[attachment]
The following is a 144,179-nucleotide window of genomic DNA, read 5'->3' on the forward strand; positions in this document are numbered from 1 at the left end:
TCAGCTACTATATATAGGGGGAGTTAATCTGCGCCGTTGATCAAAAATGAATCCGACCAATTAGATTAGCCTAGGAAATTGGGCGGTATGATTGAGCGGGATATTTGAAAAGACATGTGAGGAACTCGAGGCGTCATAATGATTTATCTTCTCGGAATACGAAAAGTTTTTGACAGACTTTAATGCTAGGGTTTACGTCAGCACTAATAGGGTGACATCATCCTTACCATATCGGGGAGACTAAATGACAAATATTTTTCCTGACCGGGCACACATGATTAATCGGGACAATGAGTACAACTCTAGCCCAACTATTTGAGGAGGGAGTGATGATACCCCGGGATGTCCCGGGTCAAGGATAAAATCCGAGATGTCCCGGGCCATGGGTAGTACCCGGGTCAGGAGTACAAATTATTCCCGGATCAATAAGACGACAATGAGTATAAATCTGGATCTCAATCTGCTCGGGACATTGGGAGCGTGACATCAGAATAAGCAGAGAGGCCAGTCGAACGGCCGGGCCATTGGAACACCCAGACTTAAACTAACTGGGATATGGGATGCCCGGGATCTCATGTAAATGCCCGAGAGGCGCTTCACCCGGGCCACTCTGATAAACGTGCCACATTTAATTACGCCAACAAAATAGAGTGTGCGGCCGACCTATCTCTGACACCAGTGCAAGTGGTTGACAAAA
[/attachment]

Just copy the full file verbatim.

The following is a 144,179-nucleotide window of genomic DNA, read 5'->3' on the forward strand; positions in this document are numbered from 1 at the left end:
TCAGCTACTATATATAGGGGGAGTTAATCTGCGCCGTTGATCAAAAATGAATCCGACCAATTAGATTAGCCTAGGAAATTGGGCGGTATGATTGAGCGGGATATTTGAAAAGACATGTGAGGAACTCGAGGCGTCATAATGATTTATCTTCTCGGAATACGAAAAGTTTTTGACAGACTTTAATGCTAGGGTTTACGTCAGCACTAATAGGGTGACATCATCCTTACCATATCGGGGAGACTAAATGACAAATATTTTTCCTGACCGGGCACACATGATTAATCGGGACAATGAGTACAACTCTAGCCCAACTATTTGAGGAGGGAGTGATGATACCCCGGGATGTCCCGGGTCAAGGATAAAATCCGAGATGTCCCGGGCCATGGGTAGTACCCGGGTCAGGAGTACAAATTATTCCCGGATCAATAAGACGACAATGAGTATAAATCTGGATCTCAATCTGCTCGGGACATTGGGAGCGTGACATCAGAATAAGCAGAGAGGCCAGTCGAACGGCCGGGCCATTGGAACACCCAGACTTAAACTAACTGGGATATGGGATGCCCGGGATCTCATGTAAATGCCCGAGAGGCGCTTCACCCGGGCCACTCTGATAAACGTGCCACATTTAATTACGCCAACAAAATAGAGTGTGCGGCCGACCTATCTCTGACACCAGTGCAAGTGGTTGACAAAA